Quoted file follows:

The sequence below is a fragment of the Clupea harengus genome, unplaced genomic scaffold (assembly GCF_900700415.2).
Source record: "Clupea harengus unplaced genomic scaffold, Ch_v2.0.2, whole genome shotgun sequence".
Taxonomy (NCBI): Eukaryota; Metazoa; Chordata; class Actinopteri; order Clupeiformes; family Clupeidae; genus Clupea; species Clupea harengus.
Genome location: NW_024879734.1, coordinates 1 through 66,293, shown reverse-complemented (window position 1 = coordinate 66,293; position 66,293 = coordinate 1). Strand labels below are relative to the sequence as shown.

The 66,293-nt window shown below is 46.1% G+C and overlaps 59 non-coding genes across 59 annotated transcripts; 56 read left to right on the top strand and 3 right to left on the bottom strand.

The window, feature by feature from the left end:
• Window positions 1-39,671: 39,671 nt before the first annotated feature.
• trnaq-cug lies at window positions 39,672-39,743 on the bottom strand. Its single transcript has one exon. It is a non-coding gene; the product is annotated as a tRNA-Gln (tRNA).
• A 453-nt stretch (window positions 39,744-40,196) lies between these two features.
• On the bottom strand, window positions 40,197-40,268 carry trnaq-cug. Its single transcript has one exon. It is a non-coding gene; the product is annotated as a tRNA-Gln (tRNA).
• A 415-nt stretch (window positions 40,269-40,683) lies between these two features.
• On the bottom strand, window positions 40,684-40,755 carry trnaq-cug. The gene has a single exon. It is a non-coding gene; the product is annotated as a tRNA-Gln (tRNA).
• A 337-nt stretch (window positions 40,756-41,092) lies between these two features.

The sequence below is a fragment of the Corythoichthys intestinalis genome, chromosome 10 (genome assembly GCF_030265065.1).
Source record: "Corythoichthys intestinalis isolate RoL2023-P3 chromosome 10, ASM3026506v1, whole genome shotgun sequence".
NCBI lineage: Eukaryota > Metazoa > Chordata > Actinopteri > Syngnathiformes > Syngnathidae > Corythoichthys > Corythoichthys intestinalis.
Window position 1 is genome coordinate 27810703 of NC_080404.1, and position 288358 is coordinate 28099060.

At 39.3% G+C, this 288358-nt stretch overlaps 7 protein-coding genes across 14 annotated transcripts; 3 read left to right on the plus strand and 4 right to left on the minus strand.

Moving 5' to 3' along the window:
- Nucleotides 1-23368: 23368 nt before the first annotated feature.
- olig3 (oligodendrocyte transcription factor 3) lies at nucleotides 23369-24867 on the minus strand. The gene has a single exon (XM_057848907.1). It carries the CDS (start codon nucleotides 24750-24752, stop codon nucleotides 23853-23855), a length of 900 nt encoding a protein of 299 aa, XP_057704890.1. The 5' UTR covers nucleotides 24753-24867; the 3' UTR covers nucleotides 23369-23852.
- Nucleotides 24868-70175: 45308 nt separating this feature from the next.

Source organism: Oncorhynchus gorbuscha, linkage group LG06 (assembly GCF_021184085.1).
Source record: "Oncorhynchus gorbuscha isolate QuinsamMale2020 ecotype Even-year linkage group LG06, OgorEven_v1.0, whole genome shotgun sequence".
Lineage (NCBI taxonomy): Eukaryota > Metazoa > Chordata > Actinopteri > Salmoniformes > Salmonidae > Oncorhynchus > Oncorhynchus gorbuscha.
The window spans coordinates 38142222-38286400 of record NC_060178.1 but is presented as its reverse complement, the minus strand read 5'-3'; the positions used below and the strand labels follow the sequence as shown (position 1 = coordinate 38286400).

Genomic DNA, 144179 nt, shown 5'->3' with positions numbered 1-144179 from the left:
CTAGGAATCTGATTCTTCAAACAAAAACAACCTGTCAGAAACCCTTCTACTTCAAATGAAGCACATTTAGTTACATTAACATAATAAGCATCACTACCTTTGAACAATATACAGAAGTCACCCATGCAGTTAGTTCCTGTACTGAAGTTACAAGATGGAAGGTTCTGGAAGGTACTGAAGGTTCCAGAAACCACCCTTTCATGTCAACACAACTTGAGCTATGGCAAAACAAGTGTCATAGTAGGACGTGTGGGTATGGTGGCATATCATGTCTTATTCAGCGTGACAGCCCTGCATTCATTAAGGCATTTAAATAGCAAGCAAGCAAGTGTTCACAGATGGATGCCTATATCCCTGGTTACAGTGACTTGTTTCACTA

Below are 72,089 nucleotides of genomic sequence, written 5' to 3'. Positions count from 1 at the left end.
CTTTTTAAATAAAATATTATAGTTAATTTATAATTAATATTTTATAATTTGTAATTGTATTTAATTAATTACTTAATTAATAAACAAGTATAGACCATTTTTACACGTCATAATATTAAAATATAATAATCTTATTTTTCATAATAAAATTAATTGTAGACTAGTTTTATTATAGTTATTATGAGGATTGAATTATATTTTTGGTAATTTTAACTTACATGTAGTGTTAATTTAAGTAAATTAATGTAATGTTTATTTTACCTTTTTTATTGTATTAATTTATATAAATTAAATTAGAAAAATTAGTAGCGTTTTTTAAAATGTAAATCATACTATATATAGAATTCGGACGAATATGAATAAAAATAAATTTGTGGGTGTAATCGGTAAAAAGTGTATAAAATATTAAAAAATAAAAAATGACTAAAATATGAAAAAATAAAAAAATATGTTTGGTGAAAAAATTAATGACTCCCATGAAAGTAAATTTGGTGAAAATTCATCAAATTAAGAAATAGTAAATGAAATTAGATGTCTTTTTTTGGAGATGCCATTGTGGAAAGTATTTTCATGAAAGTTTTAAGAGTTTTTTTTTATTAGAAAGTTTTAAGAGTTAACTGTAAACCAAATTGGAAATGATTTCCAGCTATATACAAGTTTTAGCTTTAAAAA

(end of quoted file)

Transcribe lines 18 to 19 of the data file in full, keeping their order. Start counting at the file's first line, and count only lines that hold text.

At 39.3% G+C, this 288358-nt stretch overlaps 7 protein-coding genes across 14 annotated transcripts; 3 read left to right on the plus strand and 4 right to left on the minus strand.

Moving 5' to 3' along the window: